DEADLY sea monsters have woken from the deep to cause carnage among some of the world’s richest fishing grounds. Millions of killer giant squid are not only devouring vast amounts of fish they have even started attacking humans.
Two Mexican fishermen were recently dragged from their boats and chewed so badly that their bodies could not be identified even by their own families. No wonder the giant squid are called “diablos rojos” – red devils.
Monster squid are the stuff of legend. But for fishermen and marine biologists along 10,000 miles of coast from Chile to Alaska, the myth has become reality.
Since 2002, Humboldt giant squid, named after the 18th century German explorer, have been spreading their tentacles to deplete fishing stocks by moving from their traditional tropical hunting grounds off Mexico and laying claim to a vast sweep of the Pacific.
Hunting in 1,000-strong packs the giant squid can out-swim and out-think fish. Scientists believe they coordinate attacks by using pigment cells to communicate. A single female is believed to be able to lay 30 million eggs, each one capable of becoming a giant killing machine.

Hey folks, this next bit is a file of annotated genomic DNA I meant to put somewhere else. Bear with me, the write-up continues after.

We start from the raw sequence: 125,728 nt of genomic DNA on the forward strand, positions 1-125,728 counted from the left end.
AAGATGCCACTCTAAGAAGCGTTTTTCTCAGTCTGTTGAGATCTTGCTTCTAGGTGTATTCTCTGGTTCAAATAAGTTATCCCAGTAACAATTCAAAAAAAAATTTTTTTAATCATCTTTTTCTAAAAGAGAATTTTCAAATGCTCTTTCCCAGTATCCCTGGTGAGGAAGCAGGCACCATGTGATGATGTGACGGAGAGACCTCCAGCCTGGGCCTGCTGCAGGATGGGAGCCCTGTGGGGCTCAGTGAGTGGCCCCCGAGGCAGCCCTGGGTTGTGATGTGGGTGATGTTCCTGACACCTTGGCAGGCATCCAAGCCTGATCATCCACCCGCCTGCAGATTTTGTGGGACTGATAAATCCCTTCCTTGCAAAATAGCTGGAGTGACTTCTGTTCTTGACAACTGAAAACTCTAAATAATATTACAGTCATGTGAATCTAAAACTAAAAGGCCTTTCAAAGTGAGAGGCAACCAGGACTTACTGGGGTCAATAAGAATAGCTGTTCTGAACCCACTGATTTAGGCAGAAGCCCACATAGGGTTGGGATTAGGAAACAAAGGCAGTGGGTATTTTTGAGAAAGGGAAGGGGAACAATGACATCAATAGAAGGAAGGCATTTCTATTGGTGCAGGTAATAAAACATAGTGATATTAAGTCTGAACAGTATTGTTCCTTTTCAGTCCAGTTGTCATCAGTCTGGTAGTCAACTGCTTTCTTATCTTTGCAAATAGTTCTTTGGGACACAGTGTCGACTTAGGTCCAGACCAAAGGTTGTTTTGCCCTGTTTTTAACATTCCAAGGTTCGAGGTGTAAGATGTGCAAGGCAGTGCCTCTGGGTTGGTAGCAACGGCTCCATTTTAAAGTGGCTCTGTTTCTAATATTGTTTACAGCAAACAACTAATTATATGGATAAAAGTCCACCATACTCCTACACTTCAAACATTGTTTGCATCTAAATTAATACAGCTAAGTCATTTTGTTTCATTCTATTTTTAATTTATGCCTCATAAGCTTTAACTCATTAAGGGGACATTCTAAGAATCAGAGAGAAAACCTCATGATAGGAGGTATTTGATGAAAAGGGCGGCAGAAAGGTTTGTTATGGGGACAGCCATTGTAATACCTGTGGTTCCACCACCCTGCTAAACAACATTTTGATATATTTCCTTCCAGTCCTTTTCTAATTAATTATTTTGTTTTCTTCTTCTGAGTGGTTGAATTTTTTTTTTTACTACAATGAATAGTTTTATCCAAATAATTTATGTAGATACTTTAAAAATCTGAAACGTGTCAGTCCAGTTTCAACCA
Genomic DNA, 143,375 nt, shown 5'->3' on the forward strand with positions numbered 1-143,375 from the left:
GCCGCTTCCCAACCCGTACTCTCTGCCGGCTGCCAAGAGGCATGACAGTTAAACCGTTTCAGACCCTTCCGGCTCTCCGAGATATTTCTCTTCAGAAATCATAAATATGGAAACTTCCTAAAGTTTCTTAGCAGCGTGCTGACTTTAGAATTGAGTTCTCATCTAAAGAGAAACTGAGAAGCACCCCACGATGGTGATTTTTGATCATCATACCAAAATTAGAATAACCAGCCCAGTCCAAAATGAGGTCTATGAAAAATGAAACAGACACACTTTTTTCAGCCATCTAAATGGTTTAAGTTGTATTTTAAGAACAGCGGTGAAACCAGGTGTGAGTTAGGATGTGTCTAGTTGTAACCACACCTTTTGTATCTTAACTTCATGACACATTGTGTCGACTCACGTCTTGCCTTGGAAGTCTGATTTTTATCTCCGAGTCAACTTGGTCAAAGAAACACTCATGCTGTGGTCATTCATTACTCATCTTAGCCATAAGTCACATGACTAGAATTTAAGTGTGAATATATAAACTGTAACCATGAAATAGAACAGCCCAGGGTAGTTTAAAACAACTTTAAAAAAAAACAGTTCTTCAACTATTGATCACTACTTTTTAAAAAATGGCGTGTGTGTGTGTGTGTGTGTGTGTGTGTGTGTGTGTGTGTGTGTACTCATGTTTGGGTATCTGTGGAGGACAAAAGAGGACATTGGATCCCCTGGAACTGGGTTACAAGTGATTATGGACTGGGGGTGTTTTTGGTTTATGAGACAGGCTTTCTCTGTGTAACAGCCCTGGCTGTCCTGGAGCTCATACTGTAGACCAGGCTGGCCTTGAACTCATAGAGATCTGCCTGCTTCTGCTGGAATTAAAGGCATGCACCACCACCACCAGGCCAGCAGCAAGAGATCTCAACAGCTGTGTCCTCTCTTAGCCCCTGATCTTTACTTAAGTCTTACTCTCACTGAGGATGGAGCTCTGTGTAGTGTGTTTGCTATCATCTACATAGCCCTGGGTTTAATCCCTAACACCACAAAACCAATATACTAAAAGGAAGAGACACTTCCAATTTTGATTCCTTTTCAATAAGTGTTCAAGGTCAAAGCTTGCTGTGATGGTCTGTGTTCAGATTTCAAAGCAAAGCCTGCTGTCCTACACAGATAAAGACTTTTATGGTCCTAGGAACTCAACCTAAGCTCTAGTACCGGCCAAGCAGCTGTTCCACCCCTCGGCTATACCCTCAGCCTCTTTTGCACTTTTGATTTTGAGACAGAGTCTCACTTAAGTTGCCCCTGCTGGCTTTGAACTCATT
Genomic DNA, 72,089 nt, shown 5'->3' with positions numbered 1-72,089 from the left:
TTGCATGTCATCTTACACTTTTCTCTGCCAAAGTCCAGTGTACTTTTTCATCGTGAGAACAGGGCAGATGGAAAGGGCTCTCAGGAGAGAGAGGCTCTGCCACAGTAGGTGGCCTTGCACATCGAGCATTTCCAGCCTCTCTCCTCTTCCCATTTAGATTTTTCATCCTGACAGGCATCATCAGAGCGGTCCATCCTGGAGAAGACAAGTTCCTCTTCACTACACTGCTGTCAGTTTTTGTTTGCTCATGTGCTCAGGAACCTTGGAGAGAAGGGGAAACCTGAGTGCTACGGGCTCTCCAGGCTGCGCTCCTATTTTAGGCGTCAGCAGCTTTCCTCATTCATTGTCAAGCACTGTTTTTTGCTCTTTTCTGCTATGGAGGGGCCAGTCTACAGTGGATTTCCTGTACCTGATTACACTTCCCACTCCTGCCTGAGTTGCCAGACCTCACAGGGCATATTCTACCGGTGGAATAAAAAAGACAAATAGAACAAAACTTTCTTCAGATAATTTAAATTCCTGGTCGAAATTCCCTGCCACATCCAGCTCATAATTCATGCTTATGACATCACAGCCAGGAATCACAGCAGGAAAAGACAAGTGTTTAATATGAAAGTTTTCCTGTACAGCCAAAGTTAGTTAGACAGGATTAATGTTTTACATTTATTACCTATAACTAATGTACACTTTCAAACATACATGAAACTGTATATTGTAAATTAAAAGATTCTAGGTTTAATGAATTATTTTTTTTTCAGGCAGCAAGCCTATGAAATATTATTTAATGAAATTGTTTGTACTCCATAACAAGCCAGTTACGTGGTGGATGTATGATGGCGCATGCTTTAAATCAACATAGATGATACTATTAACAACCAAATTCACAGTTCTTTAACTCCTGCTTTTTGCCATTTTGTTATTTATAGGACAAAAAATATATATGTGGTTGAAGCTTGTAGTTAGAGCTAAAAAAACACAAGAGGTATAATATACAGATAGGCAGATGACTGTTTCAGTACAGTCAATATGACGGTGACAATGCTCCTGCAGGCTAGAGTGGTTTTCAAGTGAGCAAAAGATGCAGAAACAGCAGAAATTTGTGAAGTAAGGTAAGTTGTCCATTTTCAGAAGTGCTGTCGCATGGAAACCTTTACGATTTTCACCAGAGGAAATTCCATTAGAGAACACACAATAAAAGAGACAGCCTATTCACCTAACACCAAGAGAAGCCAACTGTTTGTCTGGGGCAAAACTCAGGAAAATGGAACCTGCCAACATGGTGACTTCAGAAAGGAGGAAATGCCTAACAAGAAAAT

Marine biologists wear chain-mail to protect themselves from creatures that can measure 8ft, weigh 100lb and carry an armoury of more than 40,000 fearsome teeth along two “attack” tentacles.
The creatures have another eight “legs” for grasping and swimming and can reach speeds of more than 15mph. Former US special forces diver Scott Cassell has put his life on the line to study the squid. He too has been attacked.
He said: “Within five minutes my right shoulder had been pulled out of its socket. I had 30 big marks on my head and throat and one squid hit me so hard I saw stars. They then grabbed on to me and pulled me down so fast that I could not equalise and I ruptured my eardrum.
“They are the most opportunistic predators on the planet. They eat everything in their path. One Humboldt squid in the course of two years can eat 27,000lb of fish. What is going to be the impact on the environment?”
Experts believe they may be taking advantage of warmer waters due to climate change. The threat to fisheries and marine ecosystems is explained in the documentary.
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